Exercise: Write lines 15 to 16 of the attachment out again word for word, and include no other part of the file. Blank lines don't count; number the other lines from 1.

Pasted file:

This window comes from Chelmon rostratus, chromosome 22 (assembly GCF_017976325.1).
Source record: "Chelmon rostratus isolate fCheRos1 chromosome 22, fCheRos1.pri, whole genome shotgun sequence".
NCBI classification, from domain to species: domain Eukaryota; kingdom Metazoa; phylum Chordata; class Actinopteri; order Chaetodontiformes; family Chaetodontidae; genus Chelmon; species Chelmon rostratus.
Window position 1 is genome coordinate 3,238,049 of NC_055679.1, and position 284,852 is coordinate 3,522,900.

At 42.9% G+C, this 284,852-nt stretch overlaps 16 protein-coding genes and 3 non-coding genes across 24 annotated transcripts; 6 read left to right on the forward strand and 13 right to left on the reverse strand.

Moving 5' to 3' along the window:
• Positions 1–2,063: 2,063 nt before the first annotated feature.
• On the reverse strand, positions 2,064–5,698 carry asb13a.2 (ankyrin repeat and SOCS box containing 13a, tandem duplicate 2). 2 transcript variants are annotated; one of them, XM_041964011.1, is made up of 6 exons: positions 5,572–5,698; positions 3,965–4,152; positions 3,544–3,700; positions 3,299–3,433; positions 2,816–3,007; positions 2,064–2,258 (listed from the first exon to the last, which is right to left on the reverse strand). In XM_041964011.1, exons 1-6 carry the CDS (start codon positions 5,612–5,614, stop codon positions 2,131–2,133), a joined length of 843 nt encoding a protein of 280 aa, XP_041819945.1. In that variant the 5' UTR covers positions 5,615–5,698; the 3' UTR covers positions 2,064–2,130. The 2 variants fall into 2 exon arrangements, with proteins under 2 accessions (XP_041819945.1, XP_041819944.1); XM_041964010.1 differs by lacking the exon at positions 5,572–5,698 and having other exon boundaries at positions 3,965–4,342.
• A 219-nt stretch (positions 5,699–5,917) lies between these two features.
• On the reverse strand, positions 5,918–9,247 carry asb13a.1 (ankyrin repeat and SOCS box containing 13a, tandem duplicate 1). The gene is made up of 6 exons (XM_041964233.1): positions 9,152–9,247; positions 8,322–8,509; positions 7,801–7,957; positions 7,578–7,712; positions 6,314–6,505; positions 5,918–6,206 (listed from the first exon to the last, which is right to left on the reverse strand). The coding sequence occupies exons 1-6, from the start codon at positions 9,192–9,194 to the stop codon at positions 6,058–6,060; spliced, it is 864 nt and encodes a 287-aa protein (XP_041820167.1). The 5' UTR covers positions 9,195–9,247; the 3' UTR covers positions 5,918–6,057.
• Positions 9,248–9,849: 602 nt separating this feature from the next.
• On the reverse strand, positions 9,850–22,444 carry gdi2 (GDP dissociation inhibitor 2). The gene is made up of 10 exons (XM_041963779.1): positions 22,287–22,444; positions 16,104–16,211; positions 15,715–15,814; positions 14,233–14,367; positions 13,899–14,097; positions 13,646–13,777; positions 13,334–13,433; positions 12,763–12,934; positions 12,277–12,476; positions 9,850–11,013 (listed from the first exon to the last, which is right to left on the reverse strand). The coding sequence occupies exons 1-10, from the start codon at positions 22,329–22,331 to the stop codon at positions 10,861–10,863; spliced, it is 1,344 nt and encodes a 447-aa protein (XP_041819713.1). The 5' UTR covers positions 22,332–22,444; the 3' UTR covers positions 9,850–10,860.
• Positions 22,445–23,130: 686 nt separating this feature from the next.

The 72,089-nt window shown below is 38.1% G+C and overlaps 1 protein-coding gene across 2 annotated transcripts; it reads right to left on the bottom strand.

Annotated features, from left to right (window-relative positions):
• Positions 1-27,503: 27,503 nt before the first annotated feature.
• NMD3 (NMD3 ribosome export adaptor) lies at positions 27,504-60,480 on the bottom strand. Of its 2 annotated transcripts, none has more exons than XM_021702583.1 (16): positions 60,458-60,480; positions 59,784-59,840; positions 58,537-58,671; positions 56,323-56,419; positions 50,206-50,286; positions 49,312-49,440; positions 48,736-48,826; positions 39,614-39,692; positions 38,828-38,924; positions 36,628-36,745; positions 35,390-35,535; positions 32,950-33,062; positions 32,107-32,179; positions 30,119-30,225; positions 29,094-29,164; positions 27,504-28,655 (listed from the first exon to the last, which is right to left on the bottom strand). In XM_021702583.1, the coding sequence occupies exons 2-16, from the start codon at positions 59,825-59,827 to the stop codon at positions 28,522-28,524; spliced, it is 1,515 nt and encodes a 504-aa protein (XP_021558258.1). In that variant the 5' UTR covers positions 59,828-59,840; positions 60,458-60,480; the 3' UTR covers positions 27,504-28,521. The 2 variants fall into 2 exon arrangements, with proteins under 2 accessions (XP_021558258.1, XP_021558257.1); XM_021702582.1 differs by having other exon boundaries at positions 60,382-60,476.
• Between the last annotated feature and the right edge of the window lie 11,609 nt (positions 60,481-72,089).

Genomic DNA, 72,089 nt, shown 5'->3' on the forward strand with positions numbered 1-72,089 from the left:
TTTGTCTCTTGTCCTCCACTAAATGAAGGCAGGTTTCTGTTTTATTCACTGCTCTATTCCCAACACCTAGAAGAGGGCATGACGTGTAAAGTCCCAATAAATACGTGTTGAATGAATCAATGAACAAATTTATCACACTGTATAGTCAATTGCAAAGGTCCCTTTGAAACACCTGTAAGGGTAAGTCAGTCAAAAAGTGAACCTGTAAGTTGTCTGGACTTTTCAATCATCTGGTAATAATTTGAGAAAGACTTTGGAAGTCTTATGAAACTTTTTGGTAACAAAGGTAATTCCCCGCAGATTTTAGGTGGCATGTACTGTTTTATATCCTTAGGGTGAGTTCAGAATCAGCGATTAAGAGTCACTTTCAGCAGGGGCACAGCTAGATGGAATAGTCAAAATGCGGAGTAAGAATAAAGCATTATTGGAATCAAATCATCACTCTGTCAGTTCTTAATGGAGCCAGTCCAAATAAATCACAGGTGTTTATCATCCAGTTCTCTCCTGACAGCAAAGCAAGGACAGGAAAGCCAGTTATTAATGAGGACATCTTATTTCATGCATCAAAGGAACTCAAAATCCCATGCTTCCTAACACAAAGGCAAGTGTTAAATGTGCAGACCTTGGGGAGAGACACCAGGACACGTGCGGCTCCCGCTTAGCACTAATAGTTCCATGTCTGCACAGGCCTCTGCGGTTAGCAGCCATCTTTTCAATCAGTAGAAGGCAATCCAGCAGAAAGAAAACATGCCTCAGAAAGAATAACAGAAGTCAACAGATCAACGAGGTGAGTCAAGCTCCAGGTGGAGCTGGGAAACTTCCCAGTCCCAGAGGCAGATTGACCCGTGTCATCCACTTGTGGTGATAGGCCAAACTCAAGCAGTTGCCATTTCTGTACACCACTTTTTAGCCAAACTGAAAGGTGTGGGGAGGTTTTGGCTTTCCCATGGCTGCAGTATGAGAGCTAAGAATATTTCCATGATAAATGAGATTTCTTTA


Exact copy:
Annotated features, from left to right (window-relative positions):
• Positions 1-27,503: 27,503 nt before the first annotated feature.